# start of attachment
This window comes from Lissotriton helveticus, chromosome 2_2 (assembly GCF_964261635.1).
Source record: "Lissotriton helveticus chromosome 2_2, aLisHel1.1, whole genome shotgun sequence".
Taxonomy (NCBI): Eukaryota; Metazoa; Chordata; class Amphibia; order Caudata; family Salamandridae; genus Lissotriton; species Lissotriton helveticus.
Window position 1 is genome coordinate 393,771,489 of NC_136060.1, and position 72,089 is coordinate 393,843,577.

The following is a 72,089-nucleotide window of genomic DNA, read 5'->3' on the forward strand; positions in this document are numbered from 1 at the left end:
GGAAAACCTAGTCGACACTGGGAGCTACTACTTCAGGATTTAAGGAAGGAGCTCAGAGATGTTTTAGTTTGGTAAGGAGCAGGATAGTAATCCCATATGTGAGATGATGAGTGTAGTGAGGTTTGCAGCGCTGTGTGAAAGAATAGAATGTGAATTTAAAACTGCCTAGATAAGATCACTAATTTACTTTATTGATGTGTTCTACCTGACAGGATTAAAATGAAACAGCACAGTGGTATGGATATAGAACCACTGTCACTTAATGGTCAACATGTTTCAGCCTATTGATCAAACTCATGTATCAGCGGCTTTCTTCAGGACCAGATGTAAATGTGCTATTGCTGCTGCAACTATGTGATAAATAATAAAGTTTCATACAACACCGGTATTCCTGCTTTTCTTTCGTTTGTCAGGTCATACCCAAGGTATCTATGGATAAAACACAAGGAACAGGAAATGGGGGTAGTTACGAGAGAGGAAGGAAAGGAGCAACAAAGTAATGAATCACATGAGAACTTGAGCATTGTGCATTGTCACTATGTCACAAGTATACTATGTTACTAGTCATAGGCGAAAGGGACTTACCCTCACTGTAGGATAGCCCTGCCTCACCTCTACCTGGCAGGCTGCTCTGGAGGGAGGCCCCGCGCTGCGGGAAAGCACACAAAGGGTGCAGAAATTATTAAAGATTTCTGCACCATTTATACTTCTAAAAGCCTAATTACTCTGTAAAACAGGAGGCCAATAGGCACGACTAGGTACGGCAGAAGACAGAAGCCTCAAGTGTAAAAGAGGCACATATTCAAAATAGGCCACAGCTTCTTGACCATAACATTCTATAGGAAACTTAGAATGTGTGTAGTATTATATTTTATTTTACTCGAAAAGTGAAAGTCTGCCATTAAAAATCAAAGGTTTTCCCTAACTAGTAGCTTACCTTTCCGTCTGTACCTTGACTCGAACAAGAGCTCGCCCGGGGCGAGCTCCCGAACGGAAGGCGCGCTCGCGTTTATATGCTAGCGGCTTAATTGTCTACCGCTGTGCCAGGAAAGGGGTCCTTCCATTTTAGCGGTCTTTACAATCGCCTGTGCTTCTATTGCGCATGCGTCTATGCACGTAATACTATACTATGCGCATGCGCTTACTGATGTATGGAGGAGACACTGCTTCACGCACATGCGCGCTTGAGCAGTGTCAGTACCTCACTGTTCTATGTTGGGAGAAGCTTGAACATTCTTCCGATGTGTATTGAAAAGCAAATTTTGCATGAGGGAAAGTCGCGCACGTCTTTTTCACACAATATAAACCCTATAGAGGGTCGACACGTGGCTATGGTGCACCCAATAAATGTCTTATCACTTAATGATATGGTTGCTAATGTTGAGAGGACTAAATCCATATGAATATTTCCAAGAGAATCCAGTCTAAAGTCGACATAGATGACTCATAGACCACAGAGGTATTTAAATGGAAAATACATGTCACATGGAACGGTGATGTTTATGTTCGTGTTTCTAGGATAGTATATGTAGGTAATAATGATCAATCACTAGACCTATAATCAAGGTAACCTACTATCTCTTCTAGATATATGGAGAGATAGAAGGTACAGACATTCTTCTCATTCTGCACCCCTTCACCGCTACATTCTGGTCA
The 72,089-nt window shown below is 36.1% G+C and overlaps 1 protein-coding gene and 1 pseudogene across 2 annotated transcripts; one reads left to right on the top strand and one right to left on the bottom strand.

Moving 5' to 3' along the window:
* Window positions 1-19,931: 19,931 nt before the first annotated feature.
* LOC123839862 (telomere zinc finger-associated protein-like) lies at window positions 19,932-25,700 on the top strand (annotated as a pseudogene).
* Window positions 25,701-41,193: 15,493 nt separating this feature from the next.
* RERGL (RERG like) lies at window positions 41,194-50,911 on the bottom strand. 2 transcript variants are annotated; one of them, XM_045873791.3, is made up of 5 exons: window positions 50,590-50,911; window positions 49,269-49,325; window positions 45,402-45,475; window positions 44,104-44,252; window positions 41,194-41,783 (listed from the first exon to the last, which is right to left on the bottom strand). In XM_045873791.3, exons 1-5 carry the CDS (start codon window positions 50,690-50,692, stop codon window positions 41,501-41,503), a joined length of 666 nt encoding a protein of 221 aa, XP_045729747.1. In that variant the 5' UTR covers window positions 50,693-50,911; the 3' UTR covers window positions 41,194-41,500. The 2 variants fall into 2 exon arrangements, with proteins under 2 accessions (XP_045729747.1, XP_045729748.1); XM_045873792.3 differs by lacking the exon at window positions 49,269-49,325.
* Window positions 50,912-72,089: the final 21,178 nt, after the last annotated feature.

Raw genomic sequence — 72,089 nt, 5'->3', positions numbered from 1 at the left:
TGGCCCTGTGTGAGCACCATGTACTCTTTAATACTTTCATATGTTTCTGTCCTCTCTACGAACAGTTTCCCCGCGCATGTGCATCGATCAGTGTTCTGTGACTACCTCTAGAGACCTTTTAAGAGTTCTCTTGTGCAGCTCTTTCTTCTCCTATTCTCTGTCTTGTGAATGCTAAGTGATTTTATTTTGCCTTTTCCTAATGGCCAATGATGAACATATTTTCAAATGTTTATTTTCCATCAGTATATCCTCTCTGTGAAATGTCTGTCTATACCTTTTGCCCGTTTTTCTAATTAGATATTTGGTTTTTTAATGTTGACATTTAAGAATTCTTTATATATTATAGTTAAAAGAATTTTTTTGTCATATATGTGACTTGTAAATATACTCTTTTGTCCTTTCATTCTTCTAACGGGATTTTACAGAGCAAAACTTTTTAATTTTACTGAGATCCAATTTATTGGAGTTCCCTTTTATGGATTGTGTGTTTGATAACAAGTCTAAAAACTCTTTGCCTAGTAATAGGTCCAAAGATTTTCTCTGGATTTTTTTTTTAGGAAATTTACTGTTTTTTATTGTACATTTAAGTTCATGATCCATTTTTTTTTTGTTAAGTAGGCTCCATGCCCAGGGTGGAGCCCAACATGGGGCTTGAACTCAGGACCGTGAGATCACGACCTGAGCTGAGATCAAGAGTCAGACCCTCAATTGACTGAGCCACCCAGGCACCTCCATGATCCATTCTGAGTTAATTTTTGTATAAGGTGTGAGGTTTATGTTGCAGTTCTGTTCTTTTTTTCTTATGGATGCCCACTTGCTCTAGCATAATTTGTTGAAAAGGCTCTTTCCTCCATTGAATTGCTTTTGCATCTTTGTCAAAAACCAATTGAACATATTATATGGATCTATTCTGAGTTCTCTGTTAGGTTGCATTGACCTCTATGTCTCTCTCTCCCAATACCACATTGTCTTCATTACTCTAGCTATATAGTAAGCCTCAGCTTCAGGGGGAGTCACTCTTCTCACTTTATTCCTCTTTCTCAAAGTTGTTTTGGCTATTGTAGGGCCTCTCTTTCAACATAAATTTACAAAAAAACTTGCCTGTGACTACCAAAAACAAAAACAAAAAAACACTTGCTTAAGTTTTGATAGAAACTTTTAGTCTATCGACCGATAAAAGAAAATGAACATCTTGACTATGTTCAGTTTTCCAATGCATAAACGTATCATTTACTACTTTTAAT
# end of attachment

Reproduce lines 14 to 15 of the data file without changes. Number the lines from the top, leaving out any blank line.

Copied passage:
Raw genomic sequence — 72,089 nt, 5'->3', positions numbered from 1 at the left:
TGGCCCTGTGTGAGCACCATGTACTCTTTAATACTTTCATATGTTTCTGTCCTCTCTACGAACAGTTTCCCCGCGCATGTGCATCGATCAGTGTTCTGTGACTACCTCTAGAGACCTTTTAAGAGTTCTCTTGTGCAGCTCTTTCTTCTCCTATTCTCTGTCTTGTGAATGCTAAGTGATTTTATTTTGCCTTTTCCTAATGGCCAATGATGAACATATTTTCAAATGTTTATTTTCCATCAGTATATCCTCTCTGTGAAATGTCTGTCTATACCTTTTGCCCGTTTTTCTAATTAGATATTTGGTTTTTTAATGTTGACATTTAAGAATTCTTTATATATTATAGTTAAAAGAATTTTTTTGTCATATATGTGACTTGTAAATATACTCTTTTGTCCTTTCATTCTTCTAACGGGATTTTACAGAGCAAAACTTTTTAATTTTACTGAGATCCAATTTATTGGAGTTCCCTTTTATGGATTGTGTGTTTGATAACAAGTCTAAAAACTCTTTGCCTAGTAATAGGTCCAAAGATTTTCTCTGGATTTTTTTTTTAGGAAATTTACTGTTTTTTATTGTACATTTAAGTTCATGATCCATTTTTTTTTTGTTAAGTAGGCTCCATGCCCAGGGTGGAGCCCAACATGGGGCTTGAACTCAGGACCGTGAGATCACGACCTGAGCTGAGATCAAGAGTCAGACCCTCAATTGACTGAGCCACCCAGGCACCTCCATGATCCATTCTGAGTTAATTTTTGTATAAGGTGTGAGGTTTATGTTGCAGTTCTGTTCTTTTTTTCTTATGGATGCCCACTTGCTCTAGCATAATTTGTTGAAAAGGCTCTTTCCTCCATTGAATTGCTTTTGCATCTTTGTCAAAAACCAATTGAACATATTATATGGATCTATTCTGAGTTCTCTGTTAGGTTGCATTGACCTCTATGTCTCTCTCTCCCAATACCACATTGTCTTCATTACTCTAGCTATATAGTAAGCCTCAGCTTCAGGGGGAGTCACTCTTCTCACTTTATTCCTCTTTCTCAAAGTTGTTTTGGCTATTGTAGGGCCTCTCTTTCAACATAAATTTACAAAAAAACTTGCCTGTGACTACCAAAAACAAAAACAAAAAAACACTTGCTTAAGTTTTGATAGAAACTTTTAGTCTATCGACCGATAAAAGAAAATGAACATCTTGACTATGTTCAGTTTTCCAATGCATAAACGTATCATTTACTACTTTTAAT